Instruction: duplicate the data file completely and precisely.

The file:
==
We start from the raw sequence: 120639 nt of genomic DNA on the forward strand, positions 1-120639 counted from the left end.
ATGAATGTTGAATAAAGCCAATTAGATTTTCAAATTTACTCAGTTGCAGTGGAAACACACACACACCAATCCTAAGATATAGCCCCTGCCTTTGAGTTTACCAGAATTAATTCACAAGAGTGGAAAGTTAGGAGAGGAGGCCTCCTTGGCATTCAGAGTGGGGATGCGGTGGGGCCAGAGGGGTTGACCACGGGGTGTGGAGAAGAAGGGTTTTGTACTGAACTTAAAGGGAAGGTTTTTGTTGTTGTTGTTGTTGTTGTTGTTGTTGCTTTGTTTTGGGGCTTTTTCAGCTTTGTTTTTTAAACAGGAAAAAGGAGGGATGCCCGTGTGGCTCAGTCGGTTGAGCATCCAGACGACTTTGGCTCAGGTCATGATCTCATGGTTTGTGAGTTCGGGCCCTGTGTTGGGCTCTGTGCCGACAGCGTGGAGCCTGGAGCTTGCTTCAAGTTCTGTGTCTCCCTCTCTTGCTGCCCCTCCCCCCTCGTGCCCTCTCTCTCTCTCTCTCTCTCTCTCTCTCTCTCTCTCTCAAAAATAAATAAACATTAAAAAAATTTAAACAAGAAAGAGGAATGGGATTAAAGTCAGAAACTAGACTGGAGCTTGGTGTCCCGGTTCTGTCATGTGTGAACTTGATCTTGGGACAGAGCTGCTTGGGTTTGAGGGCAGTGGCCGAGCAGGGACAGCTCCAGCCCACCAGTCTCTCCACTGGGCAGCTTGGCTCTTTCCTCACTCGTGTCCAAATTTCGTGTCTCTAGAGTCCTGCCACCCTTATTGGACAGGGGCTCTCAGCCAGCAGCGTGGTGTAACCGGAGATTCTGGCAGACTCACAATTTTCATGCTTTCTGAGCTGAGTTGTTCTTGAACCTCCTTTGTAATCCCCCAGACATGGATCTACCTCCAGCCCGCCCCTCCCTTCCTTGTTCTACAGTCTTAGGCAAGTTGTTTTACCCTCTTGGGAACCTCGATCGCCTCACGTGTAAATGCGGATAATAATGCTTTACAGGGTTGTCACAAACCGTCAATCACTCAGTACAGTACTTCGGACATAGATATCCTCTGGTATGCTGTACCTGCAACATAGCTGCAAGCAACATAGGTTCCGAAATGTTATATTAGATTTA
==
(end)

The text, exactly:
We start from the raw sequence: 120639 nt of genomic DNA on the forward strand, positions 1-120639 counted from the left end.
ATGAATGTTGAATAAAGCCAATTAGATTTTCAAATTTACTCAGTTGCAGTGGAAACACACACACACCAATCCTAAGATATAGCCCCTGCCTTTGAGTTTACCAGAATTAATTCACAAGAGTGGAAAGTTAGGAGAGGAGGCCTCCTTGGCATTCAGAGTGGGGATGCGGTGGGGCCAGAGGGGTTGACCACGGGGTGTGGAGAAGAAGGGTTTTGTACTGAACTTAAAGGGAAGGTTTTTGTTGTTGTTGTTGTTGTTGTTGTTGTTGCTTTGTTTTGGGGCTTTTTCAGCTTTGTTTTTTAAACAGGAAAAAGGAGGGATGCCCGTGTGGCTCAGTCGGTTGAGCATCCAGACGACTTTGGCTCAGGTCATGATCTCATGGTTTGTGAGTTCGGGCCCTGTGTTGGGCTCTGTGCCGACAGCGTGGAGCCTGGAGCTTGCTTCAAGTTCTGTGTCTCCCTCTCTTGCTGCCCCTCCCCCCTCGTGCCCTCTCTCTCTCTCTCTCTCTCTCTCTCTCTCTCTCTCTCAAAAATAAATAAACATTAAAAAAATTTAAACAAGAAAGAGGAATGGGATTAAAGTCAGAAACTAGACTGGAGCTTGGTGTCCCGGTTCTGTCATGTGTGAACTTGATCTTGGGACAGAGCTGCTTGGGTTTGAGGGCAGTGGCCGAGCAGGGACAGCTCCAGCCCACCAGTCTCTCCACTGGGCAGCTTGGCTCTTTCCTCACTCGTGTCCAAATTTCGTGTCTCTAGAGTCCTGCCACCCTTATTGGACAGGGGCTCTCAGCCAGCAGCGTGGTGTAACCGGAGATTCTGGCAGACTCACAATTTTCATGCTTTCTGAGCTGAGTTGTTCTTGAACCTCCTTTGTAATCCCCCAGACATGGATCTACCTCCAGCCCGCCCCTCCCTTCCTTGTTCTACAGTCTTAGGCAAGTTGTTTTACCCTCTTGGGAACCTCGATCGCCTCACGTGTAAATGCGGATAATAATGCTTTACAGGGTTGTCACAAACCGTCAATCACTCAGTACAGTACTTCGGACATAGATATCCTCTGGTATGCTGTACCTGCAACATAGCTGCAAGCAACATAGGTTCCGAAATGTTATATTAGATTTA